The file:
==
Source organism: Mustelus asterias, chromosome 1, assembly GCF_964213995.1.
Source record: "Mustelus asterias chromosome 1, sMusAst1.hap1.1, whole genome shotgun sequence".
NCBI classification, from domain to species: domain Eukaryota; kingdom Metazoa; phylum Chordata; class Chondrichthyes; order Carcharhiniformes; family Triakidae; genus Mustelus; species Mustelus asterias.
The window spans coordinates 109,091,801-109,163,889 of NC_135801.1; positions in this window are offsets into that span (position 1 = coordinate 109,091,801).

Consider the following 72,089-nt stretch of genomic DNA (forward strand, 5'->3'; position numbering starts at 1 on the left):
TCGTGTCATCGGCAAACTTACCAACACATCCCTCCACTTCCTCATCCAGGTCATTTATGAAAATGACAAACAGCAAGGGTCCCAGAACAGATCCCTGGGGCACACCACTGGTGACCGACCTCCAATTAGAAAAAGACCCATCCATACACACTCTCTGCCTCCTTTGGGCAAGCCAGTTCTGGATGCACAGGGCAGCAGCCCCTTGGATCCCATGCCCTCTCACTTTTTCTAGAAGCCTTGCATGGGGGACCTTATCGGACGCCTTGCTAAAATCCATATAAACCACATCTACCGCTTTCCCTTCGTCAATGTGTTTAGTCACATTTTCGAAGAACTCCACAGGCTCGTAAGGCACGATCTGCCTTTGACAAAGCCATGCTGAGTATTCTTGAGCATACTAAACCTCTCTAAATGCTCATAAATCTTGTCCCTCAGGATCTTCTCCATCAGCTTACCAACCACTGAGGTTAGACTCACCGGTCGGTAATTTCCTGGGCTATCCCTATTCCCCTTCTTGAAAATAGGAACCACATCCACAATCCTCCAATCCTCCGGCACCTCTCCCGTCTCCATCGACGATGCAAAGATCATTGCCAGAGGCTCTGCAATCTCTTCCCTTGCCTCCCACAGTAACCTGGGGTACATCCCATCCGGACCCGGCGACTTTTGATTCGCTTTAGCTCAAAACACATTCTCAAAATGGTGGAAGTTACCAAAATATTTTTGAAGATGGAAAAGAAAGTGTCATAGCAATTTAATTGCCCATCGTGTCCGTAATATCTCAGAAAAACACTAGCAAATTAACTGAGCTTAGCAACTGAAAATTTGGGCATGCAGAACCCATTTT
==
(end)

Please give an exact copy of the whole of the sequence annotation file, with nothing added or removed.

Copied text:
Source organism: Mustelus asterias, chromosome 1, assembly GCF_964213995.1.
Source record: "Mustelus asterias chromosome 1, sMusAst1.hap1.1, whole genome shotgun sequence".
NCBI classification, from domain to species: domain Eukaryota; kingdom Metazoa; phylum Chordata; class Chondrichthyes; order Carcharhiniformes; family Triakidae; genus Mustelus; species Mustelus asterias.
The window spans coordinates 109,091,801-109,163,889 of NC_135801.1; positions in this window are offsets into that span (position 1 = coordinate 109,091,801).

Consider the following 72,089-nt stretch of genomic DNA (forward strand, 5'->3'; position numbering starts at 1 on the left):
TCGTGTCATCGGCAAACTTACCAACACATCCCTCCACTTCCTCATCCAGGTCATTTATGAAAATGACAAACAGCAAGGGTCCCAGAACAGATCCCTGGGGCACACCACTGGTGACCGACCTCCAATTAGAAAAAGACCCATCCATACACACTCTCTGCCTCCTTTGGGCAAGCCAGTTCTGGATGCACAGGGCAGCAGCCCCTTGGATCCCATGCCCTCTCACTTTTTCTAGAAGCCTTGCATGGGGGACCTTATCGGACGCCTTGCTAAAATCCATATAAACCACATCTACCGCTTTCCCTTCGTCAATGTGTTTAGTCACATTTTCGAAGAACTCCACAGGCTCGTAAGGCACGATCTGCCTTTGACAAAGCCATGCTGAGTATTCTTGAGCATACTAAACCTCTCTAAATGCTCATAAATCTTGTCCCTCAGGATCTTCTCCATCAGCTTACCAACCACTGAGGTTAGACTCACCGGTCGGTAATTTCCTGGGCTATCCCTATTCCCCTTCTTGAAAATAGGAACCACATCCACAATCCTCCAATCCTCCGGCACCTCTCCCGTCTCCATCGACGATGCAAAGATCATTGCCAGAGGCTCTGCAATCTCTTCCCTTGCCTCCCACAGTAACCTGGGGTACATCCCATCCGGACCCGGCGACTTTTGATTCGCTTTAGCTCAAAACACATTCTCAAAATGGTGGAAGTTACCAAAATATTTTTGAAGATGGAAAAGAAAGTGTCATAGCAATTTAATTGCCCATCGTGTCCGTAATATCTCAGAAAAACACTAGCAAATTAACTGAGCTTAGCAACTGAAAATTTGGGCATGCAGAACCCATTTT